Now with my own set of clubs, a stiff cotton skort in cream, and a pretty pink polo top, I’m all out of excuses. This is my summer to break 100. I absolutely have to shoot 99 or lower! I’ve been going for it, with every muscle keyed up and every gray cell focused. Last round I was sure I was gonna do it. So what does a warrior woman do on on the eighteenth green when her husband tells her she just holed out for and exact 1-0-0 score? She starts to quietly cry, of course. I blame the pink polo.

(photo source:

City’s tallest building shortest on humanity

July 24, 2008

Searching for signs of humanity on my daily 8:02AM elevator ride up Calgary’s tallest building…

First hope: News of a Pakistan suicide bombing flashes up on the elevator’s plasma screen. In a crowd of freshly creased dress pants, a woman’s skirt twitches. Her hand goes to her mouth to cover her horror. I’m touched by her honesty. She feels it too, the sudden sharp sadness, the helplessness. Her hand falls back to her side, and I see that she was only hiding a yawn.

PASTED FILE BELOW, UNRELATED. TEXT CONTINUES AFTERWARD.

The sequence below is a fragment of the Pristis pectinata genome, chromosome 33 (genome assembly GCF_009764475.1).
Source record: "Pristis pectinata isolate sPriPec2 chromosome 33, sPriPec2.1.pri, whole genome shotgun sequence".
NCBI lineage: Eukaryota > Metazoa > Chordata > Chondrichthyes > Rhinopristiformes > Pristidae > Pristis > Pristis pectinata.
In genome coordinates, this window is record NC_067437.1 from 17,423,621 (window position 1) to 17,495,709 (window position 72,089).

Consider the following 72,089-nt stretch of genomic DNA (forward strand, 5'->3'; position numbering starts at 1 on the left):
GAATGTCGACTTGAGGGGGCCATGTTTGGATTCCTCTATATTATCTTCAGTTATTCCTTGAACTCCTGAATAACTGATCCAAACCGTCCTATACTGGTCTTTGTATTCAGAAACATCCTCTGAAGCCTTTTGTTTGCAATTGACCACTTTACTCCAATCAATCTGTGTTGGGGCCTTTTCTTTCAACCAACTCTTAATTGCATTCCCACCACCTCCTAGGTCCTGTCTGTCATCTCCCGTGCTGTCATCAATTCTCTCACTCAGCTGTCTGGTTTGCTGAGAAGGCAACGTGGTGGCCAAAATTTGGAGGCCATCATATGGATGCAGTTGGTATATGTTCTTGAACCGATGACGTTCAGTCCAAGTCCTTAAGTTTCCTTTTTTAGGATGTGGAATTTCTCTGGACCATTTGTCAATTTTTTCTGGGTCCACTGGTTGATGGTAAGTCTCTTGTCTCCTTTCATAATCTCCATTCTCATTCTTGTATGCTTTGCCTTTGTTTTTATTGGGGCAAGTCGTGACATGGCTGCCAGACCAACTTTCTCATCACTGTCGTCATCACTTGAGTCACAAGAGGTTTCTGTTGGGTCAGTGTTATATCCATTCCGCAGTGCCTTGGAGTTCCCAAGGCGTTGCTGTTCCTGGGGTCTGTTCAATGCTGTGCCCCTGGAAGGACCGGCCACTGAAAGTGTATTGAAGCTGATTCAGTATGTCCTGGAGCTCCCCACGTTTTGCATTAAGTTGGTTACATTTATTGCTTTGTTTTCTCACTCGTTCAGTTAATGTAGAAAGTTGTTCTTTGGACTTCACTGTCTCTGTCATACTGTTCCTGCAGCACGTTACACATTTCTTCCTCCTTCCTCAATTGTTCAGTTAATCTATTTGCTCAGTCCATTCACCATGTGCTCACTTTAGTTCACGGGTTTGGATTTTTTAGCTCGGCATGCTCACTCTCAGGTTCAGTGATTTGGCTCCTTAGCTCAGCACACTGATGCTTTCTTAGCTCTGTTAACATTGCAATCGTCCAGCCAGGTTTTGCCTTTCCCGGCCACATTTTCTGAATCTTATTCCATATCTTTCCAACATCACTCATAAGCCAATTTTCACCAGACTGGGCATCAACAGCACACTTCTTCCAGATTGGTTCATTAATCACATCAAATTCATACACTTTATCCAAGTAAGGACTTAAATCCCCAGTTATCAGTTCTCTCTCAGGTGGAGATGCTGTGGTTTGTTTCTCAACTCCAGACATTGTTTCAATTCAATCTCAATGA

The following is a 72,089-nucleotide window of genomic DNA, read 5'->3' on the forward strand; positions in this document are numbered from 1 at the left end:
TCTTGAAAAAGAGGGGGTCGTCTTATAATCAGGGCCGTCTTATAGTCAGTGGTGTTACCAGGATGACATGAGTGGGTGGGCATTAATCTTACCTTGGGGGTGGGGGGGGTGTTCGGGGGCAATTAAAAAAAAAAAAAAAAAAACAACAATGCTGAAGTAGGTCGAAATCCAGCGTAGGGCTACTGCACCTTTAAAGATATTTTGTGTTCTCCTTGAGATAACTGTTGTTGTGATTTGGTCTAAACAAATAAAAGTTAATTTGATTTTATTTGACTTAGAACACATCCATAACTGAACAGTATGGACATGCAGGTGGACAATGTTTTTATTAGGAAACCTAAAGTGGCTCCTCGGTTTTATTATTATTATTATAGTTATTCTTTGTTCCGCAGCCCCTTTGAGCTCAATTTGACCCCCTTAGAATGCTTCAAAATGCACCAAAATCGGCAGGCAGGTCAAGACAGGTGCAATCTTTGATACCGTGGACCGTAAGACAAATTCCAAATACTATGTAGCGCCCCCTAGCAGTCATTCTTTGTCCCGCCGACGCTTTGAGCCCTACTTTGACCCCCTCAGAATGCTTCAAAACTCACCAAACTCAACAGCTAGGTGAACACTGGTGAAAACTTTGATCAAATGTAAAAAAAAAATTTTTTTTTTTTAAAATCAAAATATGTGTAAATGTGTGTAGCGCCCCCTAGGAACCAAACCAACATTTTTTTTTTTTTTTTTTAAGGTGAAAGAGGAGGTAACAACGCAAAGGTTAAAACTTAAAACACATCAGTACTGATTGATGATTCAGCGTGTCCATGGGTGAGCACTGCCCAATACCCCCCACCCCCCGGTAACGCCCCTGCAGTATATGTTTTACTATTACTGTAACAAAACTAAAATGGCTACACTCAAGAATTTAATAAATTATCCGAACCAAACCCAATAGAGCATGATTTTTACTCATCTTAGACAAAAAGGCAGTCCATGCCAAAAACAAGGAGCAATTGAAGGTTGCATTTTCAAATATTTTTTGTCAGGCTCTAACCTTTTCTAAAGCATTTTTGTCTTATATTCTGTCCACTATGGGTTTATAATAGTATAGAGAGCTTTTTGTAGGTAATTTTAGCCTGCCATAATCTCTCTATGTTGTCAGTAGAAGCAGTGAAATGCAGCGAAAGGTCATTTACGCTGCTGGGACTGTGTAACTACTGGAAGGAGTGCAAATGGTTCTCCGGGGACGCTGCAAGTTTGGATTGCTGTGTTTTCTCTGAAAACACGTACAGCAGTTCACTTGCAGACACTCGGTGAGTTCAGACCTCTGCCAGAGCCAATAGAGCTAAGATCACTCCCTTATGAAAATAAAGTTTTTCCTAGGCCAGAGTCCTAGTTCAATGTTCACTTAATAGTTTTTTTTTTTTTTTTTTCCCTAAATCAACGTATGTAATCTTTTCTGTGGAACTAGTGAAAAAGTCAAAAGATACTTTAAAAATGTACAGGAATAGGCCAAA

Second hope: Two heads nod in recognition. A comment, a joke, then laughter. The elevator fills with the unfamiliar sound. The two heads have short, perfectly coiffed, fruit scented hair. But the perfume quickly turns the trapped air sickly sweet, and their laughter sharpens into a piercing cackle. I look down. Two pairs of pointy black leather toes. I should have guessed.

Third Try: The elevator fills to capacity. Everyone wants a different floor, and mine’s the highest. I groan. I always get motion sick on amusement park rides. Someone has to do something. So I stick a banana in the door. Technically speaking, I wedge one end in the doorframe, so it’s jutting out beside the number pad in all its bright yellow banana glory. Nobody said anything. Nobody smiled. No one even acknowledged that there was a big banana sticking out of the door! Oh the humanity!!

Maybe I’m asking too much from a crowd of drowsy businesspeople, who are already late to wherever they’re going if they’re on the 8:02. Sigh. When not even a banana will jazz up your office workday, there’s only one more thing left to try… (click here to get noticed on the elevator to your next job interview!)